Advertising Is Just Salesmanship Multiplied
Your ads should act like an army of tiny salesmen. Think about it this way. If you run a radio ad that’s heard by 50,000 people, that’s 50,000 chances to give a sales presentation. It’s not some big, nebulous blob of people; it’s 50,000 separate individuals all hearing your ad in a “one-on-one” communication. Now think about this: if you had a chance to give a 60-second sales presentation 50,000 times to 50,000 individuals, what would you say to them in that minute to give the most information, to build the most confidence and the best case, and to lower the risk of finding out more? What would you say if you were there – in person? Would you just say “we exist…come buy from us for no justifiable, rational reason?
Of course not! But the sad fact is most advertising you see and hear does nothing to build confidence. Not one advertisement in a hundred presents any kind of a case for a product – instead, most ads carelessly rattle off features and benefits that serve more to proclaim “WE EXIST!” than to give a justifiable, rational reason why someone would want to do business with you.
A good example of this sort of advertising is the internet. Here’s a quick exercise for you: Do a search on any given classification. Take moving companies for instance. Here’s what they all say on their web sites: “Free estimates, packaging available, guaranteed pick up and delivery dates, local & long distance.” Every single site says, plus or minus 10%, exactly – yes exactly – the same thing. It’s impossible for a prospect to make an intelligent decision about who to call based on any criteria other than who’s got the prettiest site. The prospect doesn’t have the ability to determine if any of the products or any of the services are any better or any different than any of the competitors.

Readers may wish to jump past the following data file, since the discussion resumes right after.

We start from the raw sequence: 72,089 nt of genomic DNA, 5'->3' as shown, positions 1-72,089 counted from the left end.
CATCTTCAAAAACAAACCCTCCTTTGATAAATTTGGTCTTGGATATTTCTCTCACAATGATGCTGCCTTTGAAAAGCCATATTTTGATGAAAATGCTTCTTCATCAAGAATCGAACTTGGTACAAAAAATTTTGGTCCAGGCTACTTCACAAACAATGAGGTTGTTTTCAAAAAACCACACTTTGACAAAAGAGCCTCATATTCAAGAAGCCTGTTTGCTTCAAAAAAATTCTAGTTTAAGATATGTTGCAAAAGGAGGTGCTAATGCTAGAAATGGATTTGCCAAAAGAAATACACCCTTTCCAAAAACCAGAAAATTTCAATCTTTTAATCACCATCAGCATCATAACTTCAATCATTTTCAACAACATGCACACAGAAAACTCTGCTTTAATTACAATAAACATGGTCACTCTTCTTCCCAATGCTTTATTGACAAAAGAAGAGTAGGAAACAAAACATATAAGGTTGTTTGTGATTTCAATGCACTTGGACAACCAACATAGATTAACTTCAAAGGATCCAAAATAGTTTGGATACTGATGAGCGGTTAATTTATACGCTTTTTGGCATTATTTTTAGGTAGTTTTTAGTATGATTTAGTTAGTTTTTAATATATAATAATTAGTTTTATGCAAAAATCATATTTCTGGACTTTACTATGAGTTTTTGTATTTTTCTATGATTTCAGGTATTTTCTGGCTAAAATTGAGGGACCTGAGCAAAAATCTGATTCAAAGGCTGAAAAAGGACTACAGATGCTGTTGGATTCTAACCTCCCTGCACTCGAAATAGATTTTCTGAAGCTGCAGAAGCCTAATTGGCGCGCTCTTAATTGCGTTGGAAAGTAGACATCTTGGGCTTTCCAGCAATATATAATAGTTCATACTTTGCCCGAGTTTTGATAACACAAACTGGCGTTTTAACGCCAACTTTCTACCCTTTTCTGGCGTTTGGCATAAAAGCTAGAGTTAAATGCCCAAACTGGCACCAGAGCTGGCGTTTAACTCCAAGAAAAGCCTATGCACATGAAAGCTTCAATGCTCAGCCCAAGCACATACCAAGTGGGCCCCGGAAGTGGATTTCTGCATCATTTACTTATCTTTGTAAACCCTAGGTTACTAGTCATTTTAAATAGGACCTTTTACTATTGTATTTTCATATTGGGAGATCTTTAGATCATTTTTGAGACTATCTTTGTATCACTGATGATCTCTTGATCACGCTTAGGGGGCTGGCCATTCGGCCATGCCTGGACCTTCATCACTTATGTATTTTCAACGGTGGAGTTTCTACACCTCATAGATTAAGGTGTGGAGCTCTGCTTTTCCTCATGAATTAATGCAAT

This situation is generally true for any medium. But realize, this presents a tremendous opportunity for you – that is, if you’re the only one who knows how to exploit this opportunity. Advertising should be salesmanship multiplied. All that means is that your advertisements should make a case for your product or service just the same as a salesman would in a face-to-face selling situation. The only difference is that your ads can cover more territory… a lot more. Think of your advertisements as an army of tiny salesmen. You personally couldn’t give a sales presentation to 50,000 individuals, but you can let your army of tiny salesmen – the advertisements – present the same compelling message that you would in person.
So here’s the acid test: If you were talking live to a hot prospect, would you say the same thing your current advertisements say to convince him to buy from you? Or would you say something else instead? If you’d say something else, then you need to rethink your advertising strategy. When somebody is considering buying something, the one thing they want is INFORMATION. Useful, helpful, no-bull information. That’s why people are so resistant to the sales process. They expect the salesman to say whatever it takes to get the sale. People are more hands-off now. They want to gather information themselves. The more information you can give them in your advertisements, the better your chance to generate action. Make your advertisements work on straight commission, just like you would a regular salesman. If the ads can’t justify their own cost, then Fire Them!
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